Sunday, April 17, 2011

Greg Mortenson on 60 Minutes - CBS news

I have been following Greg's Mortenson work with the Central Asia Institute (CAI) since my year-long stay in Skardu, Pakistan,  back in 1999. I started getting e-mails from various people over the last few days, requesting images from CAI schools in Afghanistan. I didn't know why until a friend sent me that link (aired tonight). Over the years, I have heard few negative stories from various people about Mr Mortenson - it's always hard to know if they are simply jealous of his success or plainly telling the truth. I hope Greg gets on CBS's 60 minutes (or any TV interview program for that matter), to clear the air...

In 2002, Outside got in touch with me to shoot a story on the Siachen glacier, in the disputed Kashmir region - I was put in touch with Greg to get access - the initial story proposal was to cross the Siachen glacier from Pakistan to India, walking over 7000m, with missiles being fired over your head. There was talk about me coming to the US  to "train" for glacier crossing etc. I thought it was crazy and declined - a tough choice for a photographer who was just starting up.
I must have been right since the story's angle was later considerably changed: photographer and writer first had a look at Siachen's glacier and its army presence on the Pakistan side, then they went down to Islamabad to legally cross into India, make there way up to the Indian army camps opposite Siachen and complete their story. This seemed much more reasonable. Teru Kuwayama, a photographer friend met in New York in the late 90's, shot the story (great B+W work) with writer Kevin Fedarko. I was later sent to Tuvalu to shoot an interesting story on global warming for Outside, my "compensation" price. I was far from my beloved Karakoram, but that story certainly opened my horizon...

Greg's right hand man is also an old Wakhi friend of mine, Sarfraz - the older brother of my Wakhi "teacher", Alam Jan Daryo. Sarfraz is from Zood Khun, a tiny village at the end of the Chapursan valley, on the border with Afghanistan and a stone throw away (to be exact 4 days walk over a 5000m pass) from the Afghan Pamir, the home of the Afghan Kyrgyz - a story that has "obsessed" me for 10 years now. Anyway, CAI's growing involvement in Afghanistan's Wakhan Corridor, building schools, with the help of Sarfraz, has been of great interest to me.
The CAI recently built a school in the Afghan Pamir, at a place called Bozai Gumbaz - a 4 or 5 days walk from the nearest village of Sarhad. It's hard to imagine the remoteness of the Little Pamir - and it's cultural complexity - but all these factors made it hard for me to imagine a foundation would consider building a school there - in fact, the Aga Khan Foundation didn't consider doing it, and they are the most involved in the region.

I went back to the Afghan Pamir in January-February 2011 for my second winter expedition (first was in Jan/Feb 2008, where I collaborated with anthropologist and now friend Ted Callahan, who appears in 60 minutes). During the expedition, via our only satellite phone (who worked erratically as we were close to the China/Tajikistan border), we were asked to shoot images (video + stills) of the CAI school, by an American producer, working for CBS. Strange request to get in such a lonesome place.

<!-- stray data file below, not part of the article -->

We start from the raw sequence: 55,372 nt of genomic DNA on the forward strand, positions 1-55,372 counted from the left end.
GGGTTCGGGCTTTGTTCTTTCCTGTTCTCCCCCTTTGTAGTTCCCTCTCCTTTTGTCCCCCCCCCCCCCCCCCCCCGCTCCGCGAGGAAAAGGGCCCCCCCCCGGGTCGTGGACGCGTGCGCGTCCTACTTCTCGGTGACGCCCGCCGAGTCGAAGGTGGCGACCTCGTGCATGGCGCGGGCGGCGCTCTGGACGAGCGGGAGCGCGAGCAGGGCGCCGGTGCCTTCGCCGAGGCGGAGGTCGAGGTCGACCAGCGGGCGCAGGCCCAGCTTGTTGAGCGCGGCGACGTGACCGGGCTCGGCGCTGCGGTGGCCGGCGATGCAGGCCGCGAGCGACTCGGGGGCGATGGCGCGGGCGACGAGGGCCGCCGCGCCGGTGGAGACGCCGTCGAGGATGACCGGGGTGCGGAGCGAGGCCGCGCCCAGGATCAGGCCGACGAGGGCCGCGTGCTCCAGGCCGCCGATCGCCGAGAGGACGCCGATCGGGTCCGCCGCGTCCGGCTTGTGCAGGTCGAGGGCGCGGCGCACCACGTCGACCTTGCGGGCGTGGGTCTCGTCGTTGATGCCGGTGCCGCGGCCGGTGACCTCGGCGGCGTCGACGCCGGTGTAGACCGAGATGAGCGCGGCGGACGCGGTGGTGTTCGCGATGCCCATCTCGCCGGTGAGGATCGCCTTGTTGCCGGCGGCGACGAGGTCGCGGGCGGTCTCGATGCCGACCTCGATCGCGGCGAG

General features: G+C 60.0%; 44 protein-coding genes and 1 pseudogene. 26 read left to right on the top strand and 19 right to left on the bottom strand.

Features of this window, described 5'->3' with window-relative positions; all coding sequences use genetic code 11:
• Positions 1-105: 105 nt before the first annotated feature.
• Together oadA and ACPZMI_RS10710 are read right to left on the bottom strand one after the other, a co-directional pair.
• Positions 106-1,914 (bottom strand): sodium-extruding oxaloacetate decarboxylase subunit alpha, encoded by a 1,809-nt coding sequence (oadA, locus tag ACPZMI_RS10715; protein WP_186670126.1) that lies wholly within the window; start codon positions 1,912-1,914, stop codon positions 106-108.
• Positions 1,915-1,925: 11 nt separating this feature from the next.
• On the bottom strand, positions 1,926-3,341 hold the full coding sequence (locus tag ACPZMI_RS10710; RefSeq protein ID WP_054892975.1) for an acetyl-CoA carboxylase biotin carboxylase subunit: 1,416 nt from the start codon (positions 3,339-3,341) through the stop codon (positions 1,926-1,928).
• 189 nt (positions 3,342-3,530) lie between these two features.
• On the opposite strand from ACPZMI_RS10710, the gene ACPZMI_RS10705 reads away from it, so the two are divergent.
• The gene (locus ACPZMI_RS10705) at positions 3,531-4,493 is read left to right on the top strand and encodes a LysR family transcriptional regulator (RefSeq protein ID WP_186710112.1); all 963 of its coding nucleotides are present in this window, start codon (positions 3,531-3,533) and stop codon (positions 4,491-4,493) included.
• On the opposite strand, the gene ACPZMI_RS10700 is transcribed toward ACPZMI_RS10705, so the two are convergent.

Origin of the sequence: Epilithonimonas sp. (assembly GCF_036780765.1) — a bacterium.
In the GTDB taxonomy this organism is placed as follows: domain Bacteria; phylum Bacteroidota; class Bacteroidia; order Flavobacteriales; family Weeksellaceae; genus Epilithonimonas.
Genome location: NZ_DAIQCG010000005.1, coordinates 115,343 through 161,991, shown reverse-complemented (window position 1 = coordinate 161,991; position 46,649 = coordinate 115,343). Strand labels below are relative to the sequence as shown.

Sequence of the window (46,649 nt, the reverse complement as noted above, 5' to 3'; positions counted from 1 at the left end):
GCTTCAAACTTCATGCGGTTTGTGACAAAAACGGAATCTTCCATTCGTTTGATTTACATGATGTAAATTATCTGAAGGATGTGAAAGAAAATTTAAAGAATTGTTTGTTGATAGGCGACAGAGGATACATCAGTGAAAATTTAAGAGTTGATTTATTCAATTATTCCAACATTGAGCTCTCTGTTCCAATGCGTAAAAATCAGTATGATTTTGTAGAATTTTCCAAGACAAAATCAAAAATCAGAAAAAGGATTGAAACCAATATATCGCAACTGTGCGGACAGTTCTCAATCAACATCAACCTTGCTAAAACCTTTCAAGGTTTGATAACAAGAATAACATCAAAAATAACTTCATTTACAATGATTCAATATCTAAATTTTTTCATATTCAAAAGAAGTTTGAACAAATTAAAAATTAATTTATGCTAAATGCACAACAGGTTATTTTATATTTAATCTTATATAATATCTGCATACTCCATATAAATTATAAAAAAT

The school looked like it was never-ever used. The 2 only Kyrgyz teachers in the Afghan Pamir leave too far off from the school . In fact, by the time the CAI finished building the school, the government had already started sending teachers up to the Afghan Pamir and classes were being held at 8 locations. They didn't have schools, they just used the Aga Khan Foundation tourist yurts or regular guestrooms or tents. But it worked. For these reasons, the school, so far, has never been used - at least not to the degree CAI claims...

Here is the CAI school in Bozai Gumbaz (February 2011), with UrunBai, one of the Kyrgyz leader standing proud in front.
I also attached a picture from a Aga Khan Foundation's school in Zood Khun, North Pakistan - not a CAI school. When the weather is good, students often go outside of the classroom...
And finally, a telling note "Instructions for Life", posted on the wall in that AKF school. Don't forget we are in North Pakistan, immersed in Ismaili communities, a very tolerant form of Islam whose spiritual leader is the Aga Khan.

All images © Matthieu Paley


Maky Dol said...

Watch Greg Mortenson Three Cups of Tea CBS 60 Minutes Review Video !!!

image masking said...

Your blog is really helpful! many many thanks for sharing this nice post!

Bob Jackson said...

Jon Krakauer has a booklet available online that describes in more detail Mortenson's claims and the reality behind them. It's available free for download until April 20 from:

Three Cups of Deceit: How Greg Mortenson, Humanitarian Hero, Lost His Way

Of course, one could do similar articles on the fiction within books written by Sarah Chayes and Rory Stewart about their time in Afghanistan.

Matthieu Paley said...

Thanks Bob - I just read it. Actually I was aware of Byliner since my picture was used for the cover of the book. Krakauer's report seems accurate to me. And I know Ted Callahan for a while (we spent part of a winter together up in the Afghan Pamir) - we have both been involved with the Afghan Kyrgyz community for a long time (my part, over 10 years). What Greg is writing about the Khan and other aspect of the Kyrgyz community is very much grossly exaggerated. It made me laugh because it reads like a Hollywood script, to please his readers. By doing so he completely walks away from the truth... but why doing that when reality seems good enough?
all best,

Bob Jackson said...

It's the same with the Sarah Chayes book The Punishment of Virtue about her visit to Kandahar to do humanitarian work after the fall of the Taliban. I'm sure you're aware that the reality on the ground is that work in these locations can be difficult with a lot of setbacks and progress comes slowly. But people want to hear a fairy tale- especially in the area of Pakistan/Afghanistan where much of the news is bad news.

I always sensed that Mortenson fabricated his claims but also objected his promotion of the "just build schools" counterinsurgency model. Afghanistan is sadly filled with many schools that were constructed without anyone talking to the Ministry of Education about whether they would be staffed by teachers or have maintenance funding. Many of them were likely done by battalion commanders who read Three Cups of Tea before being deployed.

I was curious if anyone has ever published a list of the schools that CAI claims they have built. Is this available anywhere? Does Krakauer have this list?

Bob Jackson said...


I also had no idea that it was your photo on the cover of Krakauer's booklet but when I saw it I thought "what a great photo!"

Anne said...